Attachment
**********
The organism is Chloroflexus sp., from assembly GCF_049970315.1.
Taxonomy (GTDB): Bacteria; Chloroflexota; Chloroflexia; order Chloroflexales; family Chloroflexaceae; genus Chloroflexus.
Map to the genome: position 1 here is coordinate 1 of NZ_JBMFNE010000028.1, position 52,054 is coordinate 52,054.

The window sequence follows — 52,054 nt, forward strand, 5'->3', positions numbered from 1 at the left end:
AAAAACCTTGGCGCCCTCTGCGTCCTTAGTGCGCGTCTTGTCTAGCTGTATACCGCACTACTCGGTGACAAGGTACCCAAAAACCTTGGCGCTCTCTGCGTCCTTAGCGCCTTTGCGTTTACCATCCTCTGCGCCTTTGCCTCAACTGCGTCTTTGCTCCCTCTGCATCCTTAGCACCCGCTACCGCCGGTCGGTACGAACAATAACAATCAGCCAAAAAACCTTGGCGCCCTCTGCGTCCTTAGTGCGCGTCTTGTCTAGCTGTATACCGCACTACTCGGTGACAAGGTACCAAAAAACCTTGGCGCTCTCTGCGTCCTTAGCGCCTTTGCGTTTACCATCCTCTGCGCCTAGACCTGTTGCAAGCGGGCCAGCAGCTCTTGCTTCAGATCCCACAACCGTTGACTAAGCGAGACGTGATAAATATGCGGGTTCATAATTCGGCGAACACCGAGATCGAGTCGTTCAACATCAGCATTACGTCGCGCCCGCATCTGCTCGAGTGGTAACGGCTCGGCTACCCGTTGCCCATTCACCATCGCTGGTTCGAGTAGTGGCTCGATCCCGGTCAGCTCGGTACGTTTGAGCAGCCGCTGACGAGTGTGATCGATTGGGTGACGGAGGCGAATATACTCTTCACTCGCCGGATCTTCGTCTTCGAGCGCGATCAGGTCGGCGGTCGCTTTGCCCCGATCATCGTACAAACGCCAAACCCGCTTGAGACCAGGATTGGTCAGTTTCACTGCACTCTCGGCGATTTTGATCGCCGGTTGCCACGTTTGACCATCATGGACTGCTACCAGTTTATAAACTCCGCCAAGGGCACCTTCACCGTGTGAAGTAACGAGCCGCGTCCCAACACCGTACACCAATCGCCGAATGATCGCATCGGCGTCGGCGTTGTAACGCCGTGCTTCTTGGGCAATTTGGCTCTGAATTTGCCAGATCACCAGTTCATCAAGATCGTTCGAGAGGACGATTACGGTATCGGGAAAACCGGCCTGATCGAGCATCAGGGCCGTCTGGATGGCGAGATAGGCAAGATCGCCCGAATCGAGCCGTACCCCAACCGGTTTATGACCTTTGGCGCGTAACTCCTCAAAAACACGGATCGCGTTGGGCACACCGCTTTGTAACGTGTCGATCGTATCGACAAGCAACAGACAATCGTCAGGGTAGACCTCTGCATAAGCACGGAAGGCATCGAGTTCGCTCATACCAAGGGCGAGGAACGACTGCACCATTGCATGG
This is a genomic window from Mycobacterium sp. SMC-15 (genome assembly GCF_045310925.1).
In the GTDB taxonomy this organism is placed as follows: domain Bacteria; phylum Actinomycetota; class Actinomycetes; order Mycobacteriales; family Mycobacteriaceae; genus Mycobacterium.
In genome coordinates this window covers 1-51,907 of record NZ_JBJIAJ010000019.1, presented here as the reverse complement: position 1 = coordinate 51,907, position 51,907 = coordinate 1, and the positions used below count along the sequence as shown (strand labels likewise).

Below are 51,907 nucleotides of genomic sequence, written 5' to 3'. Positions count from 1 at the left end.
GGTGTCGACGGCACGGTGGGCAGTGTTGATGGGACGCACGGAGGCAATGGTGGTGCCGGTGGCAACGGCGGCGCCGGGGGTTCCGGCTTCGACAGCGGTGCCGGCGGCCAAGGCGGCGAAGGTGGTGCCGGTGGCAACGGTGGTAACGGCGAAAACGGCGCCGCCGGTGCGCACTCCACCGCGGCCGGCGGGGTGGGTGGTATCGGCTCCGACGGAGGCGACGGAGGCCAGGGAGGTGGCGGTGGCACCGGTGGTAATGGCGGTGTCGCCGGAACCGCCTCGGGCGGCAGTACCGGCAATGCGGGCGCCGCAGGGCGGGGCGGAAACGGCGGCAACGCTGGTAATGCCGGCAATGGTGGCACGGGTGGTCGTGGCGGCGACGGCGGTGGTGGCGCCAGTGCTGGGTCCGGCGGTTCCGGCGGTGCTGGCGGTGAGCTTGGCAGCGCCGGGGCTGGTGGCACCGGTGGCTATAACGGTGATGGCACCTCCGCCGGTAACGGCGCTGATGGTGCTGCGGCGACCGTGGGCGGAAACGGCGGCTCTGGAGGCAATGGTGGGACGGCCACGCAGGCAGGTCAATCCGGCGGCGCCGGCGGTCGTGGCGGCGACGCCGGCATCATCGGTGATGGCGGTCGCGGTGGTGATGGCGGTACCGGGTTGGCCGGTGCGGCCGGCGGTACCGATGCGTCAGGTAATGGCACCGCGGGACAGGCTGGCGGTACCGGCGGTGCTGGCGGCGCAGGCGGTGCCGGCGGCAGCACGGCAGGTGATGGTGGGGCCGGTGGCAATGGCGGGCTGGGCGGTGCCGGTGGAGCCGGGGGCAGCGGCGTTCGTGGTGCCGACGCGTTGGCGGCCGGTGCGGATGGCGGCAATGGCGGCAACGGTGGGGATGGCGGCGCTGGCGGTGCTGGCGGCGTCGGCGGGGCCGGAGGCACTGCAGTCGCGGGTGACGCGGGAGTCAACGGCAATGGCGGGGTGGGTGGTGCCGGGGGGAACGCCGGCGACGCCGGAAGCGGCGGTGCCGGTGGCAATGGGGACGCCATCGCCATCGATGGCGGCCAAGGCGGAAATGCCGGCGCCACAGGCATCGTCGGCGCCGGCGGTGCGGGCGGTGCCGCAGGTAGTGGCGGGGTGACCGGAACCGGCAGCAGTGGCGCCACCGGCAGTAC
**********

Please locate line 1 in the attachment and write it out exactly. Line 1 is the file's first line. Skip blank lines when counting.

The organism is Chloroflexus sp., from assembly GCF_049970315.1.